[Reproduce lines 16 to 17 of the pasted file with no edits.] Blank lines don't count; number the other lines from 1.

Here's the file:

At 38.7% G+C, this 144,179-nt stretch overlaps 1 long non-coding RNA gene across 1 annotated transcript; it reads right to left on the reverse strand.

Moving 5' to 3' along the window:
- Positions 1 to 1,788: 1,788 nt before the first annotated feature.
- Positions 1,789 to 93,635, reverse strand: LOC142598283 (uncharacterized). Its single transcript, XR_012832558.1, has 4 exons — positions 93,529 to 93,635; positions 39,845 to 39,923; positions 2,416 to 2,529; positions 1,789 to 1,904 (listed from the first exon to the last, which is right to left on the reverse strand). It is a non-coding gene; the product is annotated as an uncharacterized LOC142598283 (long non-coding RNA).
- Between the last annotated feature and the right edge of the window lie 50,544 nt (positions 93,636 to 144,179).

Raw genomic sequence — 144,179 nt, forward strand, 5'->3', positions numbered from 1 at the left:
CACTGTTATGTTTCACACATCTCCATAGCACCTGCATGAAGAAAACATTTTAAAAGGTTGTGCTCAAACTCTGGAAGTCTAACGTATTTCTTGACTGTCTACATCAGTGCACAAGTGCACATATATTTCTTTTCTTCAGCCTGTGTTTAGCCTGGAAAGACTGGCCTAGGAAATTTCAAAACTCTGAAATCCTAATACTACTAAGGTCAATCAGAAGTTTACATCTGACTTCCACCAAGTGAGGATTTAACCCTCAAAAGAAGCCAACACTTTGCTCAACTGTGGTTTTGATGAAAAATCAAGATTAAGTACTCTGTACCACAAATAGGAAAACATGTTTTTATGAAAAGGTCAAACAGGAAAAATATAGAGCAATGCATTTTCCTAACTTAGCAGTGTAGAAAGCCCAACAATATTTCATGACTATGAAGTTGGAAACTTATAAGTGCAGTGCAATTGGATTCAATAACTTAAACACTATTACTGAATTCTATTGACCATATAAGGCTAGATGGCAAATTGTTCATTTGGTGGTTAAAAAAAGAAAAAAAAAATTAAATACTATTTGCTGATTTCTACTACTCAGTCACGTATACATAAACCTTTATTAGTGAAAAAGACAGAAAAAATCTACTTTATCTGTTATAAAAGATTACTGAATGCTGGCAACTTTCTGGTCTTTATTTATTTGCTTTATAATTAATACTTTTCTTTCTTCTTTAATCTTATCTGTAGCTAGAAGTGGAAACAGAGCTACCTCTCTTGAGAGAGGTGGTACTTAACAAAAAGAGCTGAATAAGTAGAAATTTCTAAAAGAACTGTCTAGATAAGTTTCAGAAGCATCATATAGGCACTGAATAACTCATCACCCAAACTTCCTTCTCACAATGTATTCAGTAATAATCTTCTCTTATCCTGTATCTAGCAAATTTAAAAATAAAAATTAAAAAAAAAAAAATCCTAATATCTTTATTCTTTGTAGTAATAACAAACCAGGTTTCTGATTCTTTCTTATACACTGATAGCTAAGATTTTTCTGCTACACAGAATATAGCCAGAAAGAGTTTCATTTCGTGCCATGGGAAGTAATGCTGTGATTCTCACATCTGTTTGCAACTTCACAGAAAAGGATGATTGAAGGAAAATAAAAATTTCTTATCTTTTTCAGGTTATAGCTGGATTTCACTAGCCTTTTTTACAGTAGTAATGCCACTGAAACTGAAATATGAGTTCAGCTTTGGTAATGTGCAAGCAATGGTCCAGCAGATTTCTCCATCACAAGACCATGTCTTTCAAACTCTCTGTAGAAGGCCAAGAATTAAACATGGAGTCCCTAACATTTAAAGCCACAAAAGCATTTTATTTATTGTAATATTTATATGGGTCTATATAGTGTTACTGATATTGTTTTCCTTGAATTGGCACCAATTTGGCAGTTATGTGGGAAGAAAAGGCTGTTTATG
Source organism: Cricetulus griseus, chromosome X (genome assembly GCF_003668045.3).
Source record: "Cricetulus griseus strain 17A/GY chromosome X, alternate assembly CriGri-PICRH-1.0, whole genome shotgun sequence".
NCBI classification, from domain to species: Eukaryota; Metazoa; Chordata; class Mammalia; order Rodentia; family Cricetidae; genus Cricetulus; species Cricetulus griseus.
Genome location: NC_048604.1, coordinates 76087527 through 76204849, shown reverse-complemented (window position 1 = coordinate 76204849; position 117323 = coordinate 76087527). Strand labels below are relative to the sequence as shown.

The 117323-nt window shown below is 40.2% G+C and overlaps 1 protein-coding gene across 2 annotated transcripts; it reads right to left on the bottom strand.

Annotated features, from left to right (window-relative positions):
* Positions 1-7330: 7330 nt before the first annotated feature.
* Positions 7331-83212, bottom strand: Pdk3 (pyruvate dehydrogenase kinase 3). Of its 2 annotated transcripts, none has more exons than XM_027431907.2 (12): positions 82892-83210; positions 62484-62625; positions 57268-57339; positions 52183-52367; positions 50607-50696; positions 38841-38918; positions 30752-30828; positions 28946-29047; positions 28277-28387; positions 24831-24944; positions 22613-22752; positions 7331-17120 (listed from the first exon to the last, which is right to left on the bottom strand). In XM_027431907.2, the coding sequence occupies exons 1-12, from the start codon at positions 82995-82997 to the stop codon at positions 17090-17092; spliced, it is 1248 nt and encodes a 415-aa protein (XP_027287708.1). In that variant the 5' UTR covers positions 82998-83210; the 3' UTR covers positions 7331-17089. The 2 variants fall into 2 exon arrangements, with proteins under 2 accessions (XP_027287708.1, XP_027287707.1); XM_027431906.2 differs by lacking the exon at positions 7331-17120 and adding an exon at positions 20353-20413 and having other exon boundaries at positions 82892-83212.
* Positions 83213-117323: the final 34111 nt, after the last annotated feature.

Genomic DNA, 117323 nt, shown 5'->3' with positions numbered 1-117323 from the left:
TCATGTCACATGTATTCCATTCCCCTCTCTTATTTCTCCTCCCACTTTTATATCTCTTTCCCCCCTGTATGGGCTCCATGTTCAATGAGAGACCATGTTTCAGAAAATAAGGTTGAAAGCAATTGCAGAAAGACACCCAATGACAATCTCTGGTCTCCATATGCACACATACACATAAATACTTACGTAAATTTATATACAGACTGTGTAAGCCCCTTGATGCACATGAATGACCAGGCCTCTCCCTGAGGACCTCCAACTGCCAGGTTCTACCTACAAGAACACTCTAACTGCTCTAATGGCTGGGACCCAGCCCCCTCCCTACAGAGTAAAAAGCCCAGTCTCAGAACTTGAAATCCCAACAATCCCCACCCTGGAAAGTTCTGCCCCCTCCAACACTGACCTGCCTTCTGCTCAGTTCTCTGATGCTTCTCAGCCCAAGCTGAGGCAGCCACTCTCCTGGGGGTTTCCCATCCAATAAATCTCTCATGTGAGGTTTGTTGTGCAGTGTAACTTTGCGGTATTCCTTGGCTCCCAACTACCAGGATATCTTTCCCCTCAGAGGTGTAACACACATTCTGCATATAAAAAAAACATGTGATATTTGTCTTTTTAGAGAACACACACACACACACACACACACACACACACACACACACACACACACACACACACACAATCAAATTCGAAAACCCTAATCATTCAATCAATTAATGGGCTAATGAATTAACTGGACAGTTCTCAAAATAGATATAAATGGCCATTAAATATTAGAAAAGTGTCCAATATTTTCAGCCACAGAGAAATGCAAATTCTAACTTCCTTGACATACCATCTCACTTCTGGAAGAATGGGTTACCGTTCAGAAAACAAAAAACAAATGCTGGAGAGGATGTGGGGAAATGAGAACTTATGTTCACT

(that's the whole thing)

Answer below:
* Positions 83213-117323: the final 34111 nt, after the last annotated feature.

Genomic DNA, 117323 nt, shown 5'->3' with positions numbered 1-117323 from the left: